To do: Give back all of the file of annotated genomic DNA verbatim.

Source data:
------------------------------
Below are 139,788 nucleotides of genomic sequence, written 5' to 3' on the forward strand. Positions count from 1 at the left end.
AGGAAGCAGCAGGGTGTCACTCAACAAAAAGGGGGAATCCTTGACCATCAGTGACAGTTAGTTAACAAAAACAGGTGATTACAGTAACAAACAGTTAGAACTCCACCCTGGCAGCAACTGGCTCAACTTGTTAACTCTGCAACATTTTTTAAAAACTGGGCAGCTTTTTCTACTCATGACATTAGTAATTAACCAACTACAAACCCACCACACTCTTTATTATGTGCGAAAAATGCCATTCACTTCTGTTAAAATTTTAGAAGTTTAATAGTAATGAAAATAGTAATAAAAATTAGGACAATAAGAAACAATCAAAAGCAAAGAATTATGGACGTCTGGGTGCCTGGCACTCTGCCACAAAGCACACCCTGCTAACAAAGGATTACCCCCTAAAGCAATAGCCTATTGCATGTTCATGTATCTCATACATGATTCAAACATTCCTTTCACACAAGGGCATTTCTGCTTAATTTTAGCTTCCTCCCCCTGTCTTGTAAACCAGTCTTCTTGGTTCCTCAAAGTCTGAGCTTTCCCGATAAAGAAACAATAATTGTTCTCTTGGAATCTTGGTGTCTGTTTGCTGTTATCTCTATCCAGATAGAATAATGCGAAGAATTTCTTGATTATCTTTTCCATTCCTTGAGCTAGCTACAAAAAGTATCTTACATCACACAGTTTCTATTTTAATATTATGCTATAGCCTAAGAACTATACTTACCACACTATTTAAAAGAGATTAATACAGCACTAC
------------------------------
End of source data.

Below are 139,788 nucleotides of genomic sequence, written 5' to 3' on the forward strand. Positions count from 1 at the left end.
AGGAAGCAGCAGGGTGTCACTCAACAAAAAGGGGGAATCCTTGACCATCAGTGACAGTTAGTTAACAAAAACAGGTGATTACAGTAACAAACAGTTAGAACTCCACCCTGGCAGCAACTGGCTCAACTTGTTAACTCTGCAACATTTTTTAAAAACTGGGCAGCTTTTTCTACTCATGACATTAGTAATTAACCAACTACAAACCCACCACACTCTTTATTATGTGCGAAAAATGCCATTCACTTCTGTTAAAATTTTAGAAGTTTAATAGTAATGAAAATAGTAATAAAAATTAGGACAATAAGAAACAATCAAAAGCAAAGAATTATGGACGTCTGGGTGCCTGGCACTCTGCCACAAAGCACACCCTGCTAACAAAGGATTACCCCCTAAAGCAATAGCCTATTGCATGTTCATGTATCTCATACATGATTCAAACATTCCTTTCACACAAGGGCATTTCTGCTTAATTTTAGCTTCCTCCCCCTGTCTTGTAAACCAGTCTTCTTGGTTCCTCAAAGTCTGAGCTTTCCCGATAAAGAAACAATAATTGTTCTCTTGGAATCTTGGTGTCTGTTTGCTGTTATCTCTATCCAGATAGAATAATGCGAAGAATTTCTTGATTATCTTTTCCATTCCTTGAGCTAGCTACAAAAAGTATCTTACATCACACAGTTTCTATTTTAATATTATGCTATAGCCTAAGAACTATACTTACCACACTATTTAAAAGAGATTAATACAGCACTAC